How to choose a pet dog that suits your home and lifestyle

The recent case of a child in Uttar Pradesh’s Ghaziabad needing 150 stitches to treat a ferocious bite by a pitbull draws attention to the debate over whether some breeds of dogs tend to be angrier than others. Stay away from a rottweiler or a doberman but don’t hesitate to pet and pat a labrador or golden retriever—we have often heard myths like these being repeated. But animal behaviorists reject these stereotypes and say that every dog ​​breed has its own distinct characteristics, behavior and temperament.

“Every breed comes with a certain background because these were made by humans for a specific purpose thousands of years ago. So, if some breeds were created for hunting, others were guard dogs and some meant to be retrievers. Apart from the basic temperament of a breed, other factors, such as training and the environment at home, also make a difference,” says Pooja Sathe Gawande, a Mumbai-based dog behaviorist and trainer, and founder of Crazy K9 Campers, which specializes in agility training and conducts weekend getaways involving pets. Bringing home a pet is a commitment for the next 10 or 12 years at least. While adopting a pet, be mindful of whether all members of the family want the dog at home. Sometimes, children want a pet to play with, but the dog is neglected once the initial excitement is over. This happened rampantly during the Covid lockdown, with the dogs initially getting a lot of attention but later being neglected or even abandoned once Covid cases dropped and socializing resumed.

If you do want to keep a dog, a consultation session with an animal behaviorist will help choose a breed that is suitable for your family, home, lifestyle as well as the weather in your city. A classic example is that of the husky, which was bred for cold weather and to pull sleds through the snow. The dog has energy and needs to channelize it in a correct way. If you merely keep such dogs in an air-conditioned room all day with no exercise, they will get bored and start destroying things around them. “In cities, dogs are confined to the house and get a maximum of two walks. Some high-energy breeds need more exercise and then start destructive behavior out of boredom. The breed or the puppy isn’t wrong; it just doesn’t have the avenues to expend its energy,” says Gawande.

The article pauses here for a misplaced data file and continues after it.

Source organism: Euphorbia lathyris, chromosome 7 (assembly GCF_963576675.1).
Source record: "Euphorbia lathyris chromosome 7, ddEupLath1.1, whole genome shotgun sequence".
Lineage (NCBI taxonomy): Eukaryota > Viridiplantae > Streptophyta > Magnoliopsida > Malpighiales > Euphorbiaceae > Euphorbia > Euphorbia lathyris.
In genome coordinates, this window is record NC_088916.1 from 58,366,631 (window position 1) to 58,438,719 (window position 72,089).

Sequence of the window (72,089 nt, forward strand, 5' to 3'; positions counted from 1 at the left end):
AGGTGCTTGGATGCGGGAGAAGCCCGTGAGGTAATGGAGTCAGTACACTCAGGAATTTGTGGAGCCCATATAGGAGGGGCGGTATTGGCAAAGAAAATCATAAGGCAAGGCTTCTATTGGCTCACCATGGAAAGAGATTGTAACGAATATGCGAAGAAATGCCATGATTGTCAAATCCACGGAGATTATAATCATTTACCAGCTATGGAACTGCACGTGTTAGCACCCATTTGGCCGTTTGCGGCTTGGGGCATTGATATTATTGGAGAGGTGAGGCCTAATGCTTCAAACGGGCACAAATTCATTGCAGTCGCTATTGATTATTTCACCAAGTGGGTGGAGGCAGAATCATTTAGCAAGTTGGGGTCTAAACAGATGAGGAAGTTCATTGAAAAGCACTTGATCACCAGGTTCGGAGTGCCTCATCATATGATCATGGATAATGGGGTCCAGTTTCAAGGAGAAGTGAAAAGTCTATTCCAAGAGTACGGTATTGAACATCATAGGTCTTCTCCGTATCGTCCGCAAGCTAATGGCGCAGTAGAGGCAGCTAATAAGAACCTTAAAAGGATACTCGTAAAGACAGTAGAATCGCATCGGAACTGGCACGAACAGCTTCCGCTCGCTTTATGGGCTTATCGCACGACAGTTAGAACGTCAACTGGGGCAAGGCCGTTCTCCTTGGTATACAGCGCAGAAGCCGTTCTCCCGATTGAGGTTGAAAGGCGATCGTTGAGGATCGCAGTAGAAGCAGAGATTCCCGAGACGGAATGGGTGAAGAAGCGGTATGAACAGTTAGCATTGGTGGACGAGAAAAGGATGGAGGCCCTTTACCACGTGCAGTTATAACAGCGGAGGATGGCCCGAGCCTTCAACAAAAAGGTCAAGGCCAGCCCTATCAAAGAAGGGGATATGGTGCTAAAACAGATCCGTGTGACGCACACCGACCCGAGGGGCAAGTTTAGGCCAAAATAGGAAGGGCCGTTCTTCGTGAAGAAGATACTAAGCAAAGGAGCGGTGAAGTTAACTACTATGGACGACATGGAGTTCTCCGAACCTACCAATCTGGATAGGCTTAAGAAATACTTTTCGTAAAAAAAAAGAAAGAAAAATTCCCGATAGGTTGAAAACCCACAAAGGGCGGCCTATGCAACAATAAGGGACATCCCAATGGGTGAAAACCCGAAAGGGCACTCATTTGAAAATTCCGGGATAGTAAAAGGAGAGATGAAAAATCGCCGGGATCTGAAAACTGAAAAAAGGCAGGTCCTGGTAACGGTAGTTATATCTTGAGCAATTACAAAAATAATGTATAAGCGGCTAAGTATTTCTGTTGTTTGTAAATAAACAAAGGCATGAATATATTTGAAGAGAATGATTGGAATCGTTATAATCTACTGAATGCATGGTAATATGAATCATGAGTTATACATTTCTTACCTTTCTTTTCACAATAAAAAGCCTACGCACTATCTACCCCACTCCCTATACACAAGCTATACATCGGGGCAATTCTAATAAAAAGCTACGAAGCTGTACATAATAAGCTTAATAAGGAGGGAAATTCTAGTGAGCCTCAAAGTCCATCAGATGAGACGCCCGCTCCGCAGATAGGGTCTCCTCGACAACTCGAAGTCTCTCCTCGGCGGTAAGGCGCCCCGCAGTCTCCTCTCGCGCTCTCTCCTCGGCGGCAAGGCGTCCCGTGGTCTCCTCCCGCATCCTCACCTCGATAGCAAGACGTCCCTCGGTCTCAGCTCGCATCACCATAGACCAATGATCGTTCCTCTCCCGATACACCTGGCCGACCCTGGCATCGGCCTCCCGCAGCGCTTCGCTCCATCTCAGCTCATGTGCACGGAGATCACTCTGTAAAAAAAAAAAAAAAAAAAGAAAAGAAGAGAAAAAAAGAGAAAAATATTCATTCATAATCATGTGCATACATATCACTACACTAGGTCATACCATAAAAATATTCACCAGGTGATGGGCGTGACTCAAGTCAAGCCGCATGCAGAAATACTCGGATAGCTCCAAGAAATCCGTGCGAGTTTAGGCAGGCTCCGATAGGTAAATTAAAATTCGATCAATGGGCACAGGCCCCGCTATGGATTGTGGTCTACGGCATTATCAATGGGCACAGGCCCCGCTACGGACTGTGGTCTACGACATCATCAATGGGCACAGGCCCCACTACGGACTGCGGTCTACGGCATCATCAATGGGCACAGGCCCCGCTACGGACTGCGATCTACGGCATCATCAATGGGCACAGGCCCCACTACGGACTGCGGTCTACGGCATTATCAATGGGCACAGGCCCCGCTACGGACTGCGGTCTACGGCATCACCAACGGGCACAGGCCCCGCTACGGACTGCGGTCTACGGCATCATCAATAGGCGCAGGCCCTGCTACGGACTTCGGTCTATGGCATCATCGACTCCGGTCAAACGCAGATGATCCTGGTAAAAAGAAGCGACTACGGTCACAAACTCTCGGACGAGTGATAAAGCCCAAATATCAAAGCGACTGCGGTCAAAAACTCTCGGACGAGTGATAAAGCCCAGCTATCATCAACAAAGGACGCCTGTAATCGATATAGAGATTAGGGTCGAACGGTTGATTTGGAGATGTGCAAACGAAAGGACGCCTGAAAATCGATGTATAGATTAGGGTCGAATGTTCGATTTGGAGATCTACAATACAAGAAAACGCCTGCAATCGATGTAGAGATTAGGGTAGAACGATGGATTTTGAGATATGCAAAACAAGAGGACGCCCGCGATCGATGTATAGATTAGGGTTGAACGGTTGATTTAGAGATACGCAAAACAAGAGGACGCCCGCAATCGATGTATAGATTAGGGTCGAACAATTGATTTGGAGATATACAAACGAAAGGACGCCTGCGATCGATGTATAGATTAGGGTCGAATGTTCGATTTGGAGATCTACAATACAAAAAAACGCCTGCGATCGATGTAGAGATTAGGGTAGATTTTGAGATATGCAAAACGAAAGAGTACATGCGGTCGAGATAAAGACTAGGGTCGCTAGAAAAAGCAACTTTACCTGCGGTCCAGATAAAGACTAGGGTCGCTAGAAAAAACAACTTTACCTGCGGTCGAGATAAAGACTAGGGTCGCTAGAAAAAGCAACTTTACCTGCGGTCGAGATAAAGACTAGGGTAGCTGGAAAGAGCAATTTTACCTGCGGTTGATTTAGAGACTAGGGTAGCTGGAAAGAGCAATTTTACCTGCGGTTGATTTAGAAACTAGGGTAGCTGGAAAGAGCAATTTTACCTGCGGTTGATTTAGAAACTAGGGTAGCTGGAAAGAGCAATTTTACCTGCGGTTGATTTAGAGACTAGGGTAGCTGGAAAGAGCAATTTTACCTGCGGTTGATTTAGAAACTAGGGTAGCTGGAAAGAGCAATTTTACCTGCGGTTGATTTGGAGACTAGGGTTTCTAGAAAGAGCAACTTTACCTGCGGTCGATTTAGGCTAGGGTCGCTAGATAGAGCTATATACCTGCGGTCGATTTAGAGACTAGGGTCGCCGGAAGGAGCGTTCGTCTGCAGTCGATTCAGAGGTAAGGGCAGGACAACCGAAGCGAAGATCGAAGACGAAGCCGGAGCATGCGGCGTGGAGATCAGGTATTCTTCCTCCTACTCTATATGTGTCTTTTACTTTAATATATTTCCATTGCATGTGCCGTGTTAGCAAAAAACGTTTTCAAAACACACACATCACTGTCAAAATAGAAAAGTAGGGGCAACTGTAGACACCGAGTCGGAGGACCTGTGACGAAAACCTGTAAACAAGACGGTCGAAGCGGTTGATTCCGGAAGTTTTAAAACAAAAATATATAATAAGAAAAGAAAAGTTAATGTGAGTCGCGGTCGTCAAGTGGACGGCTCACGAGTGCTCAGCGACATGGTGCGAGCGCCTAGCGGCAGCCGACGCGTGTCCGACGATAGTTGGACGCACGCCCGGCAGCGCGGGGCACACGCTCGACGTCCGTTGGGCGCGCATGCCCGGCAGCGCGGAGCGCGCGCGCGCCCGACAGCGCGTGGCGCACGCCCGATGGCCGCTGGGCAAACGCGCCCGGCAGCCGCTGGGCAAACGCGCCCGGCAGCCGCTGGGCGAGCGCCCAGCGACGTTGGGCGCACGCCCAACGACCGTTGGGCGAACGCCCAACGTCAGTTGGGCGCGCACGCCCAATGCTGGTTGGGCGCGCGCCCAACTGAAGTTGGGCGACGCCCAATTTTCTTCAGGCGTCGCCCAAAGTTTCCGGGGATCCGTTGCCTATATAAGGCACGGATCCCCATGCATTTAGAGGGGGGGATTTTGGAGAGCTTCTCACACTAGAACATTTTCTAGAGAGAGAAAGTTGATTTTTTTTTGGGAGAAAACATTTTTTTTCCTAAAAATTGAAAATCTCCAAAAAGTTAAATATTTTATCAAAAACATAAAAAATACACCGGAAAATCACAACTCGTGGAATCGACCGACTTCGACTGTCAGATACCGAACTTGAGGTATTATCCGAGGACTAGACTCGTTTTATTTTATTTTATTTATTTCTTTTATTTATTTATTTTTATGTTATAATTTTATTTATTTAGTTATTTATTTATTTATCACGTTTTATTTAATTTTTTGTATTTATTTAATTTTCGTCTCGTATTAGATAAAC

Here are a few must-dos if keeping a dog at home:

* Training: This is the most important. Every puppy should be trained from a very early age. There’s no need to use force or punishment. A routine needs to be set and the family must follow the same. “No dog breed is meant to be born aggressive. Even guard dogs are to be trained to be watchful and alert, but you don’t want them to be biting the owner. How a dog behaves is dependent on how it has been raised. An image has been built that big bulky dogs are aggressive but that’s not true,” says Gawande.

* Mental stimulation: Just as physical exercise is essential, dogs need mental stimulation too. Toys and games are important to keep the dog mentally occupied and alert.

* Debunk the myths: People think labradors are friendly, but not all may be so. Or not all rotweilers are aggressive. “A rotweiler can be an excellent family pet if trained well,” says Gawande.

* Keep distance: While interacting with a new dog for the first time, it is essential to wait at a distance, ask the pet parents for permission, and then allow the dog to warm up to you or sniff you. “If you touch a dog suddenly, he might get startled or intimidated. Let the dog approach you. Once you get the permission, it is appropriate to approach a dog from the side or on the back. Dogs usually don’t like their heads, ears or tails being touched suddenly by strangers,” says Gawande.

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